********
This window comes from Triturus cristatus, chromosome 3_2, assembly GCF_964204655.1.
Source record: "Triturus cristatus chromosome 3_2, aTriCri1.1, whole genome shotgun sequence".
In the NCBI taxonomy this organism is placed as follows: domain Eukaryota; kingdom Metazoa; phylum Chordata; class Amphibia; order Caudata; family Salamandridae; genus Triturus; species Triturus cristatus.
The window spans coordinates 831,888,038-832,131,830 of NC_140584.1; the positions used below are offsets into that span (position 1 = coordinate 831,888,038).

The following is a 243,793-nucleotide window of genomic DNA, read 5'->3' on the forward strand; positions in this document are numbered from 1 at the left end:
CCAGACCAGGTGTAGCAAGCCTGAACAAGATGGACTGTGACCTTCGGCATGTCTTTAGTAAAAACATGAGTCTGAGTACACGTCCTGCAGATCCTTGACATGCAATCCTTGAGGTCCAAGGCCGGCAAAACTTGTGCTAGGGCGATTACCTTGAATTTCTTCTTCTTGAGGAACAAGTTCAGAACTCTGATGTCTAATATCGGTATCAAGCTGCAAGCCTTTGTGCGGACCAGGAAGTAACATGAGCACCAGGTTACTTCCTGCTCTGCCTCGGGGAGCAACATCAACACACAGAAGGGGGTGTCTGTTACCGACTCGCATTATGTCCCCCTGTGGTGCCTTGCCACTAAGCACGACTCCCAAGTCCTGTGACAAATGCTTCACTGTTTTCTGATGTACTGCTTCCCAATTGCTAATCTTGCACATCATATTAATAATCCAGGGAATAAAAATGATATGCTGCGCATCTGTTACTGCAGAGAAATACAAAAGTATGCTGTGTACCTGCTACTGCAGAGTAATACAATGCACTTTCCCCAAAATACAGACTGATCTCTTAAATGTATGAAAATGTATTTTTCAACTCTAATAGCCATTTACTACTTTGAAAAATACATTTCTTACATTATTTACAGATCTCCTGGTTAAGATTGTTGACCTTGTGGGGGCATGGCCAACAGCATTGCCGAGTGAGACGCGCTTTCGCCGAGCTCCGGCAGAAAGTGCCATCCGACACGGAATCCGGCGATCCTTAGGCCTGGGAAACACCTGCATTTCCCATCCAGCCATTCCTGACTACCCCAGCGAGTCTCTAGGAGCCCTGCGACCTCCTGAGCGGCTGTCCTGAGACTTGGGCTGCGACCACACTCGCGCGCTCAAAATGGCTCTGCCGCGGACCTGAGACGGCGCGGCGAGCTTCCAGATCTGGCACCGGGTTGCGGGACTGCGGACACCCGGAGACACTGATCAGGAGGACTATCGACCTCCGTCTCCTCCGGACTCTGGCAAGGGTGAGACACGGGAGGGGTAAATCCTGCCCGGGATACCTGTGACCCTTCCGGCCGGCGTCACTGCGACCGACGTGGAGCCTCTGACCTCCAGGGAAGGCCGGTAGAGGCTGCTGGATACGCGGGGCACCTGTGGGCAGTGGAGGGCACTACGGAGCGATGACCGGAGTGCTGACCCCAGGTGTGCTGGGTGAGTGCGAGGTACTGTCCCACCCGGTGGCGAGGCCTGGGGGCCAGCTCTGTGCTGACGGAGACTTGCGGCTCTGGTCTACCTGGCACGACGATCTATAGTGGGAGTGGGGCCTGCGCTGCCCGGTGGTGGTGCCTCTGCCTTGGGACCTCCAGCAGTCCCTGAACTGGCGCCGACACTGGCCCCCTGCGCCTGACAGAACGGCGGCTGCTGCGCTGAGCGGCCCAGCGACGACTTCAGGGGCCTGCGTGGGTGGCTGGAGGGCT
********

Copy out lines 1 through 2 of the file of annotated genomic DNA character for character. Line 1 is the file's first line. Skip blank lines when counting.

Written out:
This window comes from Triturus cristatus, chromosome 3_2, assembly GCF_964204655.1.
Source record: "Triturus cristatus chromosome 3_2, aTriCri1.1, whole genome shotgun sequence".